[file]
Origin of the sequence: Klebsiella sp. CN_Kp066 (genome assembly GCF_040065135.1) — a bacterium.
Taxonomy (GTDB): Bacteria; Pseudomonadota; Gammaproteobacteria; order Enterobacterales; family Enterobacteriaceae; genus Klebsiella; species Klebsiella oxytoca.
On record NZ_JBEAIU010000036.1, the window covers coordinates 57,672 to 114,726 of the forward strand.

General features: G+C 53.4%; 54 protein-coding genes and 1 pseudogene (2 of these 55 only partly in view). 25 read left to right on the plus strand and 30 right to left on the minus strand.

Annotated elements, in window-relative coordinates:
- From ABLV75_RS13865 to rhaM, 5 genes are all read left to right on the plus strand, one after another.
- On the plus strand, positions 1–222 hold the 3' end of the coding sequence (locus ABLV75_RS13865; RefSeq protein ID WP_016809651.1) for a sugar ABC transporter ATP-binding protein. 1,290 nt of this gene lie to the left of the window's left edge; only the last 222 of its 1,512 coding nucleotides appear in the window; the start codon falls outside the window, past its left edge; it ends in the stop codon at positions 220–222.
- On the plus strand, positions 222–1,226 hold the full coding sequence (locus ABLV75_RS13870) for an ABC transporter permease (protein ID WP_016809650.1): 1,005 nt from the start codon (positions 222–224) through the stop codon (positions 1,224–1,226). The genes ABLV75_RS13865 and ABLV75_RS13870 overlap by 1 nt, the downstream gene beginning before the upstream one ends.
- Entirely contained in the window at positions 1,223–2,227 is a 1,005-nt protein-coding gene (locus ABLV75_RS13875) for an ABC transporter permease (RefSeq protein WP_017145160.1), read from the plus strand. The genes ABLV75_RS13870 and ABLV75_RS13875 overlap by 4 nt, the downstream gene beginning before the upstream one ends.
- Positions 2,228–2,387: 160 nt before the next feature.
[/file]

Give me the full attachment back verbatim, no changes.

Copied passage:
Origin of the sequence: Klebsiella sp. CN_Kp066 (genome assembly GCF_040065135.1) — a bacterium.
Taxonomy (GTDB): Bacteria; Pseudomonadota; Gammaproteobacteria; order Enterobacterales; family Enterobacteriaceae; genus Klebsiella; species Klebsiella oxytoca.
On record NZ_JBEAIU010000036.1, the window covers coordinates 57,672 to 114,726 of the forward strand.

General features: G+C 53.4%; 54 protein-coding genes and 1 pseudogene (2 of these 55 only partly in view). 25 read left to right on the plus strand and 30 right to left on the minus strand.

Annotated elements, in window-relative coordinates:
- From ABLV75_RS13865 to rhaM, 5 genes are all read left to right on the plus strand, one after another.
- On the plus strand, positions 1–222 hold the 3' end of the coding sequence (locus ABLV75_RS13865; RefSeq protein ID WP_016809651.1) for a sugar ABC transporter ATP-binding protein. 1,290 nt of this gene lie to the left of the window's left edge; only the last 222 of its 1,512 coding nucleotides appear in the window; the start codon falls outside the window, past its left edge; it ends in the stop codon at positions 220–222.
- On the plus strand, positions 222–1,226 hold the full coding sequence (locus ABLV75_RS13870) for an ABC transporter permease (protein ID WP_016809650.1): 1,005 nt from the start codon (positions 222–224) through the stop codon (positions 1,224–1,226). The genes ABLV75_RS13865 and ABLV75_RS13870 overlap by 1 nt, the downstream gene beginning before the upstream one ends.
- Entirely contained in the window at positions 1,223–2,227 is a 1,005-nt protein-coding gene (locus ABLV75_RS13875) for an ABC transporter permease (RefSeq protein WP_017145160.1), read from the plus strand. The genes ABLV75_RS13870 and ABLV75_RS13875 overlap by 4 nt, the downstream gene beginning before the upstream one ends.
- Positions 2,228–2,387: 160 nt before the next feature.